The most tolerant school in the USA
Categories: North AmericaBy Pictolic https://pictolic.com/article/the-most-tolerant-school-in-the-usa.html
Separate World: A report by a gay photographer about an unusual school where there is no room for homophobia. Text: Kayla Webley, Time.
Photographer Ryan Pfluger became aware and openly identified as gay at a very young age - he was only 14. That is why he reacted with excitement and even awe to the opportunity to talk about the only gay-friendly school in the United States, the Alliance in the city of Milwaukee and its students. This school is a charter school (i.e. free municipal) and enrolls students from the sixth to the twelfth grade. While working on his report, Pfluger constantly thought about whether he would have preferred as a teenager to attend a school where about half of the students identify themselves as lesbian, homo-, bi- and transsexuals. Almost all of them were subjected to bullying and harassment in ordinary schools. Pfluger, who grew up “the only gay child in New York’s Italian neighborhood in an atmosphere of machismo and homophobia,” admits: “It would have been great for me to be in such a school when I was 12-13 years old - at that time I felt very uncomfortable . I felt threatened from all sides. There were no people around me who could understand me. On the other hand, now, looking back through the eyes of an adult, I understand that the difficulties that I went through while studying in high school tempered me and made me what I am today. ”
(Total 9 photos)
Pfluger raises a crucial question when it comes to Alliance and its likes: is it better to let gay students cocoon themselves in a cocoon of tolerance, or to let them suffer as the fight against homophobia and bullying unfolds in mainstream schools? “I'm afraid this school is just a band-aid for their wounds. Real life can hit them hard when they get out of here,” says Pfluger. – For me it was the most difficult. Your relationship with the outside world will not change just because you study in a special school - they will only get better if you yourself make an effort to do so.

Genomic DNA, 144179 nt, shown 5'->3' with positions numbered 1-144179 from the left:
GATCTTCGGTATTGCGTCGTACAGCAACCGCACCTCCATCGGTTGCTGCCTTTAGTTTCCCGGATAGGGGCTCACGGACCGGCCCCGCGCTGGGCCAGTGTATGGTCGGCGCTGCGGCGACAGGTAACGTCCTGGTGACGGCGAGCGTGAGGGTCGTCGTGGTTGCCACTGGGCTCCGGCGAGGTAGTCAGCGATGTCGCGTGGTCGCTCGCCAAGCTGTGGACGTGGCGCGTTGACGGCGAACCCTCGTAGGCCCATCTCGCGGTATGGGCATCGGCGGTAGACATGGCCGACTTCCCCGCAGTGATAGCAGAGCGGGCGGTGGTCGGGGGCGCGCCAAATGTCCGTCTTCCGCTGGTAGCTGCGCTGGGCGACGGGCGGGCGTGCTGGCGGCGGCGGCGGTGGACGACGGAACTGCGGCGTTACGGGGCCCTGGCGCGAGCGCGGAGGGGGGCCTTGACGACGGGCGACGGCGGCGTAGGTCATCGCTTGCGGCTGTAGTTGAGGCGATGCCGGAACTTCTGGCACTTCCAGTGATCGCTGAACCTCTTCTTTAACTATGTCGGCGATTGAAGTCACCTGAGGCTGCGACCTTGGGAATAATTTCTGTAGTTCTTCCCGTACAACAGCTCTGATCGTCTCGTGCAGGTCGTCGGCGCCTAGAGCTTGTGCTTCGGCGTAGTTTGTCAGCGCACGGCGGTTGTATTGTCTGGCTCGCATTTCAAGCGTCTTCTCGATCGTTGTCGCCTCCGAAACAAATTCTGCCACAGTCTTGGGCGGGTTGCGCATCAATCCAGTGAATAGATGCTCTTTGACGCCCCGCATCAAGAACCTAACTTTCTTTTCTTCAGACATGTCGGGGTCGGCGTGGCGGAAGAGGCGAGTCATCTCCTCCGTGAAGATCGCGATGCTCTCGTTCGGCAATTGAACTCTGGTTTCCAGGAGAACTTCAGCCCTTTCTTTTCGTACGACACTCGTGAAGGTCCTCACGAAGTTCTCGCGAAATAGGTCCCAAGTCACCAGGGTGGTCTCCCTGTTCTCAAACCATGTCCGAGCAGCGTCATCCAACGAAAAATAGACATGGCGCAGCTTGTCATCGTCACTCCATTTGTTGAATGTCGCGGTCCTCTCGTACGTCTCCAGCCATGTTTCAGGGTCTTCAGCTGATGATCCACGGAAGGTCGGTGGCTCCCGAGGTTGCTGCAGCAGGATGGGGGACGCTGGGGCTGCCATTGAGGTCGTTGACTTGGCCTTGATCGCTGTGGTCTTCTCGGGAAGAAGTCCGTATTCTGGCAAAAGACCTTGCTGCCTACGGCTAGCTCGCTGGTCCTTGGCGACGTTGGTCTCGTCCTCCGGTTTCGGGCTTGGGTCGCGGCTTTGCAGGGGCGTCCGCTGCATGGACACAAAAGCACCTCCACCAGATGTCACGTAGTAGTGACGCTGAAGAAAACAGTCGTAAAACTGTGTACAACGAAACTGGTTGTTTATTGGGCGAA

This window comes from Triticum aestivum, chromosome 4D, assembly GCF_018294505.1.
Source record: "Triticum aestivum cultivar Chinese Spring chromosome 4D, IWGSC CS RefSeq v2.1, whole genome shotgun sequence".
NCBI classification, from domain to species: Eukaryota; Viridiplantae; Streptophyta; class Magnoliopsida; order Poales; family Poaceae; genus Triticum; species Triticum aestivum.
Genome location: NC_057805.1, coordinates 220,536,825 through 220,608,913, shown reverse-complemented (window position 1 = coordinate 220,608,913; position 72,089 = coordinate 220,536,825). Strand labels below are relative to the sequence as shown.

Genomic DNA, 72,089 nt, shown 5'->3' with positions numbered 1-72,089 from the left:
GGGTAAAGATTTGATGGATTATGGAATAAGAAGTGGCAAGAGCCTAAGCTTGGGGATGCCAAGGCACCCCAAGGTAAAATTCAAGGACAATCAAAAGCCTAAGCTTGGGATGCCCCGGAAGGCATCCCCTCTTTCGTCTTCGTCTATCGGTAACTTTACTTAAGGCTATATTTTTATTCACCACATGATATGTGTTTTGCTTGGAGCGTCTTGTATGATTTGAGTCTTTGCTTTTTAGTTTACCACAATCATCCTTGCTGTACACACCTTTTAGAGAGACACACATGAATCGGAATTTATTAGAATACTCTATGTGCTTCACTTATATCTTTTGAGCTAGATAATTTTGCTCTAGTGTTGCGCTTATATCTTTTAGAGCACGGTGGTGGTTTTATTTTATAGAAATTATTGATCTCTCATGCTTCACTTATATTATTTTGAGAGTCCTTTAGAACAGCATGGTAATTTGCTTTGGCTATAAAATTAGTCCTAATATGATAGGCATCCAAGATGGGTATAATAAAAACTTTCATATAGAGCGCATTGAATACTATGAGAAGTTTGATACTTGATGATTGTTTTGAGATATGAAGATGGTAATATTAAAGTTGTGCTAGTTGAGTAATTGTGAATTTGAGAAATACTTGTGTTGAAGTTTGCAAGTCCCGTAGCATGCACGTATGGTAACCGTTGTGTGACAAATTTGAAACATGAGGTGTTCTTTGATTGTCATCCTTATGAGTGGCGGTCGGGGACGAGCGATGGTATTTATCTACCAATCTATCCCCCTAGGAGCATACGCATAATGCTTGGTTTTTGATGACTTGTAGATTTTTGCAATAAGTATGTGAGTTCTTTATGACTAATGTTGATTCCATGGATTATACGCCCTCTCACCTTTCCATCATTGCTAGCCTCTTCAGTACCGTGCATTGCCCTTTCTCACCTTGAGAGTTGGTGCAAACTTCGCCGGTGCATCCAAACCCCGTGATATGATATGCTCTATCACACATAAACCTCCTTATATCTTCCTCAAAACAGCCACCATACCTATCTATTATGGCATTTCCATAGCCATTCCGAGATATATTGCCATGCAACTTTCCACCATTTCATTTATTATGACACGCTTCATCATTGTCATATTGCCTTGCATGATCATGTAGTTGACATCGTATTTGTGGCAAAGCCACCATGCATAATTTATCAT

However, for some victims of bullying, this school has become nothing more than a lifeline. Pflueger says he felt the benefits of a school like the Alliance especially when filming eleventh grader Robbie Moore holding the hand of Jayde LaPorte, a transgender ninth grader. “There was a special connection between the two,” he explains. “You can immediately see how good and safe they are with each other.”
Such support - and openness - is the main goal of the Alliance. Instead of suffering, Jayda and Robbie can walk with their heads held high, whether they're wearing high heels or not. Tina Owen, Alliance founder and lead educator, says, "I have no doubt these kids could survive elsewhere, but here they can thrive."
1. Eleventh grader Robbie Moore and Jayda Laporte, a transgender ninth grader, are students at Alliance School in Milwaukee. Photo: Ryan Pfluger
2. Amber Herold is a high school student this year. Photo: Ryan Pfluger
3. Eleventh grader Robbie Moore, a student at the Alliance School, where about half of the students identify themselves as lesbians, homo-, bi- and transsexuals. Almost all of them were subjected to bullying and harassment in ordinary schools. Photo: Ryan Pfluger
4. Kendra Jones - last year's graduate. Photo: Ryan Pfluger
5. Alliance students managed to create an atmosphere in which everyone's sexual orientation is not a secret and, at the same time, is almost never discussed. When meeting after the usual “What is your name?” where are you from?" often heard the question “Are you gay or straight?” Many answer: “I don’t know yet,” and this is also normal. Photo: Ryan Pfluger
6. When Ceyda was a little boy, she tried to run around the house in heels and wore a bra full of balloons. Ceyda remembers that when she was 6, she sometimes felt such a sense of embarrassment and resentment that she even thought about suicide. Photo: Ryan Pfluger
7. 7th grader Dylan Huegerich, 14, attended the Alliance all last year because he was bullied a lot in a regular school, but this year he decided to attend an online correspondence academy because on the way to school it took him an hour and a half. Photo: Ryan Pfluger
8. Jeremy Owen is a twelfth grade student and son of Alliance founder Tina Owen, who came up with the idea for the school. Prior to that, she taught English at Milwaukee High School, but was fired from there. Photo: Ryan Pfluger
9. Tenth grader Alex Pawlak, a student at the Alliance School, where everyone is guaranteed safety. Photo: Ryan Pfluger